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The Early Career of Mayor Frank Hague

Chapter 2 - Hague’s Alliance With Wittpenn
Part 6

By Mark S. Foster

Copyright 1967

Web version, edited by GET NJ.
Copyright 2002

Hague’s coup in the Tammany Club is a very colorful story. Only four days had elapsed between Davis’s unexpected dethroning of Hague and the regularly scheduled meeting of the Tammany Club Sheehy and Hague were both members, as the two separate clubs which existed in Behan’s days as ward leader had once again been united. Before Davis’s surprise announcement, Sheehy himself played down his interest in ward leadership. Even after his appointment, Sheehy stated: “I never sought this post, but I’ll try to do a good job… I expect Frank Hague’s help…I expect he would be a good Democrat…”21 Hague had little interest in party harmony if it was dependent upon his acceptance of his demotion. Hague knew that sentiment was pretty evenly divided in the Tammany Club between himself and Sheehy. If Hague had more friends, he also realized there was still considerable sentiment in the ‘Show to the effect that he should quietly abdicate ward leadership for the sake of party unity. Hague must have sensed that Davis’s hands were at least partially tied by the fact that the Democrats faced a general election in the fall of 1908, and that Davis wanted party unity above all. So he called Davis’s bluff. Hague, by virtue of his position as a member of the executive board of the club, had access to the membership roll sheets and record of dues payments. Close scrutiny of the latter showed that the bulk of Sheehy’s supporters had not paid their dues and were not “members in good standing.” The next meeting was scheduled for eight p.m. the night of June 4. The word quickly went out. By seven-thirty, Hague’s followers had packed the meeting room on the second floor of a large red brick building. A group of strong armed Hague men stood guard at the door and refused admittance to all who were not “members in good standing.” When one Sheeyite tried to pay his dues at the door sot that he could become a member in good standing, he was told to “come around tomorrow.” Sheehy’s followers got wind of the plot and tried to crash the meeting, but it was too late! Hague boasted the next day that of four hundred and fifty men in the room, only eighteen had not voted to retain him as ward leader.22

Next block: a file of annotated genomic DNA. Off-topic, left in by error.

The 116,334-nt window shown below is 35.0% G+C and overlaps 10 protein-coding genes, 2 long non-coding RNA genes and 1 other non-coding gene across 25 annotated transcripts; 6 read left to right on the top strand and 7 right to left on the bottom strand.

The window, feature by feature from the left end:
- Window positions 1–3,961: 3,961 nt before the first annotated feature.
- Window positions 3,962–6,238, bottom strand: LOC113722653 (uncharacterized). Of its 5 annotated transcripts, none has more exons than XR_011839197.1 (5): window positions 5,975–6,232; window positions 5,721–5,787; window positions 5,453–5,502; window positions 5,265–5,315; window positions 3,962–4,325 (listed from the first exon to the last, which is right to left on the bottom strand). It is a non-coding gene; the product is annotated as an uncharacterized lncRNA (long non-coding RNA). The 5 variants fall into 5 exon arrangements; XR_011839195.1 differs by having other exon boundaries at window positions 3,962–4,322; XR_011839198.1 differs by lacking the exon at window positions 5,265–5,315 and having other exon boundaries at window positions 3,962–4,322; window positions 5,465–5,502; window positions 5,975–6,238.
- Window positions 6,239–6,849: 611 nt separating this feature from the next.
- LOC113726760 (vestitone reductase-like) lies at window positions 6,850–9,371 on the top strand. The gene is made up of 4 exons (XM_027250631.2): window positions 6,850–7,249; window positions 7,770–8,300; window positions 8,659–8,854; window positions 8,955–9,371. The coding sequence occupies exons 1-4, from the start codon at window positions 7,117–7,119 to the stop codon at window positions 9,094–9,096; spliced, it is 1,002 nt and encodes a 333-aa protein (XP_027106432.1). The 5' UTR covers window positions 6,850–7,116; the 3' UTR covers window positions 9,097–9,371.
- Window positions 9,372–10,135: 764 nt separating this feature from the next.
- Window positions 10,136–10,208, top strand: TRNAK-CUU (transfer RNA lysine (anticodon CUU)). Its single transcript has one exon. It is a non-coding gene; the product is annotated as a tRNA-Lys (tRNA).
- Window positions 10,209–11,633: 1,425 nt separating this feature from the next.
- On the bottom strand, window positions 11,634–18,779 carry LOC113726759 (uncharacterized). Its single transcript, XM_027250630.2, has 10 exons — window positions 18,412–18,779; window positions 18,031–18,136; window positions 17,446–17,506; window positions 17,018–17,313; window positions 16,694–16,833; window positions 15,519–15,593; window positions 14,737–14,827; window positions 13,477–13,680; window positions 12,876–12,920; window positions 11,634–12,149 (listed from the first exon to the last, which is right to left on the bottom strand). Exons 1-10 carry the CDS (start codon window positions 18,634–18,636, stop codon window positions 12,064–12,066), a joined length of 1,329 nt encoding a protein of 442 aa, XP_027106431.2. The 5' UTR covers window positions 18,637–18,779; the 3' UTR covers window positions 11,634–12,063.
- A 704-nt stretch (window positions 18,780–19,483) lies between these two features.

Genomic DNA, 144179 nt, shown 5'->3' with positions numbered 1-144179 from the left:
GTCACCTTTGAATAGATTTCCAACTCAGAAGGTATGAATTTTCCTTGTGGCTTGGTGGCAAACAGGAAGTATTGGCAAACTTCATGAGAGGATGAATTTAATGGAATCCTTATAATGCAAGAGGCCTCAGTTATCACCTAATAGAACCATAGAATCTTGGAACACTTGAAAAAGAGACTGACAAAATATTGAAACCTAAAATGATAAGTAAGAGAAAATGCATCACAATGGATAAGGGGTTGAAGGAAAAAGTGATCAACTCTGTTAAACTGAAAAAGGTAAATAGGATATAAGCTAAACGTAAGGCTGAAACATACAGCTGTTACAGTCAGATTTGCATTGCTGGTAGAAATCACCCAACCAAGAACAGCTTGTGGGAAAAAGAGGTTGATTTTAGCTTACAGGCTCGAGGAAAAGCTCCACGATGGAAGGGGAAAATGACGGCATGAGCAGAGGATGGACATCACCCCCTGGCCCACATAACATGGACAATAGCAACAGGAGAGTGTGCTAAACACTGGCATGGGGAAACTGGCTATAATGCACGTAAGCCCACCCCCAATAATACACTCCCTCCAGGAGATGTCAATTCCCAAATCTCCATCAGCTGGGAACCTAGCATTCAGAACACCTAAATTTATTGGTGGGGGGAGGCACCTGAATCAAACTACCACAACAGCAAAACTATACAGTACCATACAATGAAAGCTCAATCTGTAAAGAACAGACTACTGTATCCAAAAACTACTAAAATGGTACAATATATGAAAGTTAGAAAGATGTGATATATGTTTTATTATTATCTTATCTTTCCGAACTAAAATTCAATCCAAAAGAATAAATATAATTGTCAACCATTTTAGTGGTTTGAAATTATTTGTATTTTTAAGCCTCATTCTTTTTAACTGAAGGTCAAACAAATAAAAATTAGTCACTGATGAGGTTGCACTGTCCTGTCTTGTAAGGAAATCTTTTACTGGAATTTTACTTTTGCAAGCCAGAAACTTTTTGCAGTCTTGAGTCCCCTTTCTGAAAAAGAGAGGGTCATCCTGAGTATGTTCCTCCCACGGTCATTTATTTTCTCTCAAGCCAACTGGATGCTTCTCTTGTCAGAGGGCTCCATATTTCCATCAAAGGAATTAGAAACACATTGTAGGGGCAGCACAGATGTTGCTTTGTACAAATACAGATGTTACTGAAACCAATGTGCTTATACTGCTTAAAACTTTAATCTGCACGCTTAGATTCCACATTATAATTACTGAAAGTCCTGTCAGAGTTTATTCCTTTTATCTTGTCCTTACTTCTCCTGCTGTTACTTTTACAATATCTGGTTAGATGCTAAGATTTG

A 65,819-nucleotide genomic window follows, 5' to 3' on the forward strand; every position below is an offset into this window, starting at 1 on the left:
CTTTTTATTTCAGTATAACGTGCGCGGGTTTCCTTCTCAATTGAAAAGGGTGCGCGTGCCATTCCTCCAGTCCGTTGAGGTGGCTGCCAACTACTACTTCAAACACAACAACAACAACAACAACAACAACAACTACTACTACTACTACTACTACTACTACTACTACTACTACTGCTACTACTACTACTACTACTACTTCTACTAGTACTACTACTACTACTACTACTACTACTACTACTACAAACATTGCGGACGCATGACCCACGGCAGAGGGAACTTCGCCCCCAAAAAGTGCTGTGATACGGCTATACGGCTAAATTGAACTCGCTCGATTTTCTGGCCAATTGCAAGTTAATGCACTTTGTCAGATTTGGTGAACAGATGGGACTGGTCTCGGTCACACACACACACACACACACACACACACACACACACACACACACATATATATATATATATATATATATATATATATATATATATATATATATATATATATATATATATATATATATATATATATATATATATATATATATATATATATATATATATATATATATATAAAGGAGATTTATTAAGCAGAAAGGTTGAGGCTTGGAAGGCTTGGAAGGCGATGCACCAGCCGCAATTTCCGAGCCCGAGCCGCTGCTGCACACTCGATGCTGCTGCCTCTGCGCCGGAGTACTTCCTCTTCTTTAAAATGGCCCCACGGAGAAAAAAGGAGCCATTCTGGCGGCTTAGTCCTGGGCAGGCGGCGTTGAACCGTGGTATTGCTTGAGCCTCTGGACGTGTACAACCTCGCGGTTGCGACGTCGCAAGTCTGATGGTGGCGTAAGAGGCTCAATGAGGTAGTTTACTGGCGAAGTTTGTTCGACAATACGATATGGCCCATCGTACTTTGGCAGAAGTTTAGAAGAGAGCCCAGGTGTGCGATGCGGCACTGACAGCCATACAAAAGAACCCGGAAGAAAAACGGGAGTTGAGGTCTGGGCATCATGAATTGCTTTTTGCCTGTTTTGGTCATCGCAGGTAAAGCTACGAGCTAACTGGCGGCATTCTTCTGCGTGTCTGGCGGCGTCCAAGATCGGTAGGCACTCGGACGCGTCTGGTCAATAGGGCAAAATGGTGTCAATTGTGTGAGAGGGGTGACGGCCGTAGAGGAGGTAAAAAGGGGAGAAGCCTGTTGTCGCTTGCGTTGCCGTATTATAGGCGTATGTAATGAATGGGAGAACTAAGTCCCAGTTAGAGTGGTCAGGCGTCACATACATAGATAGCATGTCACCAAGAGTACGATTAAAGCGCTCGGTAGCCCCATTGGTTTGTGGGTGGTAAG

Otto Wittpenn also was concerned with promoting a degree of party unity. Sheehy’s followers, sensing this, went to Wittpenn and demanded recognition as the official leaders in the ward. Wittpenn skillfully evaded the issue: “Second ward leadership? Why that doesn’t appear to be city business, does it? Really, I’m too busy with important things to bother with a picayune squabble over ward leadership.”23 In effect, Wittpenn refused to call Hague off and Davis’s attempt to remove Hague had backfired.

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